4 duck legs, brought to room temperature
Salt flakes and freshly ground black pepper
1 onion, finely diced
1 carrot, grated
2 celery stalks, finely diced
3 garlic cloves, finely chopped
3 sage sprigs
2 bay leaves
1 cinnamon stick
1 tbsp tomato paste
375ml white wine (chardonnay or sauvignon blanc)
Small handful of dried porcini mushrooms (about 30g),
rehydrated in 375 ml warm water for 10 minutes
6cm strip of orange zest
1 x 400g can whole peeled tomatoes, crushed
500ml chicken stock
4 flat-leaf parsley sprigs, finely chopped
Pappardelle, baked rice or mashed potato, to serve
Freshly grated parmesan, to serve
Preheat the oven to 160°C. Season the duck with salt and pepper.
Heat a heavy-based ovenproof sauté pan over medium heat, add the duck legs, skin-side down, and cook for 10 minutes until the fat starts to render. Turn and cook for a further 2–3 minutes. Remove the legs from the pan and drain most of the fat, leaving about 1 tablespoon. (Don’t discard the fat; pour it into a jar and save for roasting crispy potatoes. It will last in the fridge for 3–4 months.) Return the pan to medium heat, add the onion, carrot, celery, garlic, sage, bay leaves and cinnamon stick and cook, stirring regularly, for 8–10 minutes until the vegetables are soft. Add the tomato paste and stir for 1–2 minutes. Pour in the wine and stir to deglaze, then cook off the alcohol for 2–3 minutes.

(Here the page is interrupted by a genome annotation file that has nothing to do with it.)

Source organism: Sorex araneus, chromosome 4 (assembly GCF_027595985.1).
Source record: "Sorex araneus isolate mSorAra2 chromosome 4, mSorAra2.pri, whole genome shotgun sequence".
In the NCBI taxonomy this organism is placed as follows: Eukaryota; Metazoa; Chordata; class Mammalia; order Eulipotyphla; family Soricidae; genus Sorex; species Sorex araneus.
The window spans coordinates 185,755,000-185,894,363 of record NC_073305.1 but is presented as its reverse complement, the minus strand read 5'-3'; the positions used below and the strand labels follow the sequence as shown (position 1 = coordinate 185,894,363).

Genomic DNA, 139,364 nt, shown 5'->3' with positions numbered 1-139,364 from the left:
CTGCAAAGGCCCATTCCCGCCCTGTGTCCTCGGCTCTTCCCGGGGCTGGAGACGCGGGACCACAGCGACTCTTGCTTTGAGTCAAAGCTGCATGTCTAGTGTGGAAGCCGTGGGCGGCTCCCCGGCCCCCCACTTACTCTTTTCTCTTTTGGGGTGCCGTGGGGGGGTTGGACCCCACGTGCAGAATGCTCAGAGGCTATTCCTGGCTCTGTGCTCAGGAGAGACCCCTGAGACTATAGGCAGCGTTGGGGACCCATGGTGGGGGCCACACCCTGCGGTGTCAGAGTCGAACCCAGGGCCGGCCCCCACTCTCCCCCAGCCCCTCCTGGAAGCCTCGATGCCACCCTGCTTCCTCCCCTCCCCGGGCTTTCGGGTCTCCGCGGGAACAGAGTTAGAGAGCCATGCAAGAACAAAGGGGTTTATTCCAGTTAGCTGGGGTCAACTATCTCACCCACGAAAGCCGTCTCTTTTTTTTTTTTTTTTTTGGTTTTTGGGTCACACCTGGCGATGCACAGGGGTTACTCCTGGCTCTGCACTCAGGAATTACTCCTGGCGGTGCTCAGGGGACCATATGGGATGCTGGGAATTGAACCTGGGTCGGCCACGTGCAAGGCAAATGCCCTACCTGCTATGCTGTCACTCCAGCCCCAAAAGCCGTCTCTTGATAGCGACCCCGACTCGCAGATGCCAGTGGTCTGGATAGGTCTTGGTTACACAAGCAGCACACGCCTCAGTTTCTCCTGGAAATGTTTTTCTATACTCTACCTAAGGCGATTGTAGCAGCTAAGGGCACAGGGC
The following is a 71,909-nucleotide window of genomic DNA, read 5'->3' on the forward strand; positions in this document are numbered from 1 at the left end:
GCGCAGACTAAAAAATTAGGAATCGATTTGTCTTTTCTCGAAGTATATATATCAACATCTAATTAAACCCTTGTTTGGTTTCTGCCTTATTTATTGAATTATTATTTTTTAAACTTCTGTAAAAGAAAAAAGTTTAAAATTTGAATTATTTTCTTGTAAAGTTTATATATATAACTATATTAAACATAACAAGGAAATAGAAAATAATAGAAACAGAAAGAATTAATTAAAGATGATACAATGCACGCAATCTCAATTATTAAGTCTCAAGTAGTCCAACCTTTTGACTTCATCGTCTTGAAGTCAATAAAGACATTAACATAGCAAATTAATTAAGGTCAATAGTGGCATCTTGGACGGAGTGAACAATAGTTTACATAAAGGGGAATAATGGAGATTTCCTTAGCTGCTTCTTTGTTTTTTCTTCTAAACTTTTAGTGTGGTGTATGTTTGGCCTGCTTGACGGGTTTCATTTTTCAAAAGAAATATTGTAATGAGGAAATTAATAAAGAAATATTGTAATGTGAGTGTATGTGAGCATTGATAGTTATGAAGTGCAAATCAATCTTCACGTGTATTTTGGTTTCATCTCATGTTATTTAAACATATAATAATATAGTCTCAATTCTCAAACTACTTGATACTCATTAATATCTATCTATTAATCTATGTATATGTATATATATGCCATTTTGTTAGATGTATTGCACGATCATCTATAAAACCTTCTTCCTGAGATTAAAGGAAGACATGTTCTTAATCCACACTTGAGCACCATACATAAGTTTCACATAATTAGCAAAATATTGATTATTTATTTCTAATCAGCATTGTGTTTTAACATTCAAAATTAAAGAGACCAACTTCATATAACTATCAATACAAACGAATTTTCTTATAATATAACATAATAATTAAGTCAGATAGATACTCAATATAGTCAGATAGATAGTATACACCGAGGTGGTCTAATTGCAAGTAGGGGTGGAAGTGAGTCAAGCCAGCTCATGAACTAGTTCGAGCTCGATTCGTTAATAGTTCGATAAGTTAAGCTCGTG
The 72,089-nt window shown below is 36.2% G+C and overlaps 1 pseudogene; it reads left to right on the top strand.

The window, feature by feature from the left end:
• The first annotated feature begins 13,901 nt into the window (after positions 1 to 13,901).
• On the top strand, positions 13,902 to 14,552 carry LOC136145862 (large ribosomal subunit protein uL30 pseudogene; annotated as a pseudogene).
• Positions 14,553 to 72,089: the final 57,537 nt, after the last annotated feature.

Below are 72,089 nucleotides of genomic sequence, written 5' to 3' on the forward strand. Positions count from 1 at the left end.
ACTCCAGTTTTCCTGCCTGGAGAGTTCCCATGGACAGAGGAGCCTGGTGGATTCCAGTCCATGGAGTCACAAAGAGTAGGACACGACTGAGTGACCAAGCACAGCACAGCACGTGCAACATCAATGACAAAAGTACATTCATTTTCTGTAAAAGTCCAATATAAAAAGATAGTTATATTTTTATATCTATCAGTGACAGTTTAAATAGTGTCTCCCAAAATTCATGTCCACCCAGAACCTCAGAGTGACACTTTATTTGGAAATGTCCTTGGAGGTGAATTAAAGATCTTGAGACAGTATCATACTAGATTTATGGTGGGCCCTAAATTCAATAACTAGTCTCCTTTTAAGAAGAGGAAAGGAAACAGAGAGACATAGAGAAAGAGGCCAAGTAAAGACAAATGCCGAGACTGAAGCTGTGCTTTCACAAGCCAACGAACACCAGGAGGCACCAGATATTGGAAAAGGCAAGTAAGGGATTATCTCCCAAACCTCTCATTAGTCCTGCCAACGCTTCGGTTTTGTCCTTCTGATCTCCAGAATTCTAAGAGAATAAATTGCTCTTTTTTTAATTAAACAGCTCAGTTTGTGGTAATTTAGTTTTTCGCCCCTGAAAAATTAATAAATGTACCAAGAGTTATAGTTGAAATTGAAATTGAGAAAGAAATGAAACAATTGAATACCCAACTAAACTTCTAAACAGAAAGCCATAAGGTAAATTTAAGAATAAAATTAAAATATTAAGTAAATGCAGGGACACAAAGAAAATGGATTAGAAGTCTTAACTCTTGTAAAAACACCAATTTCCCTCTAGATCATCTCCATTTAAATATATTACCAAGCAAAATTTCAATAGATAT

Squeeze out the excess water from the mushrooms, reserve the soaking liquid and roughly chop the mushrooms. Add the mushrooms to the pan along with the orange zest and tomatoes. Bring to the boil, then return the duck legs to the pan. Add the stock and reserved porcini liquid, leaving the sediment at the bottom of the bowl. Season with salt and pepper and place a piece of baking paper cut to fit on top. Cover with a lid and cook in the oven for 2 hours until the meat is falling off the bone.
Remove from the oven and cool a little before shredding the meat from the bones. Discard the bones and skin and set the shredded meat aside. If oil has risen to the surface of the sauce, skim off, then discard the herbs. The sauce should be rich and thick. If it is a little thin, simply bring to the boil on the stovetop for 5–6 minutes. Return the reserved duck meat to the pan and stir in the parsley. Serve with pappardelle, baked rice or mashed potato and add a sprinkle of parmesan to finish.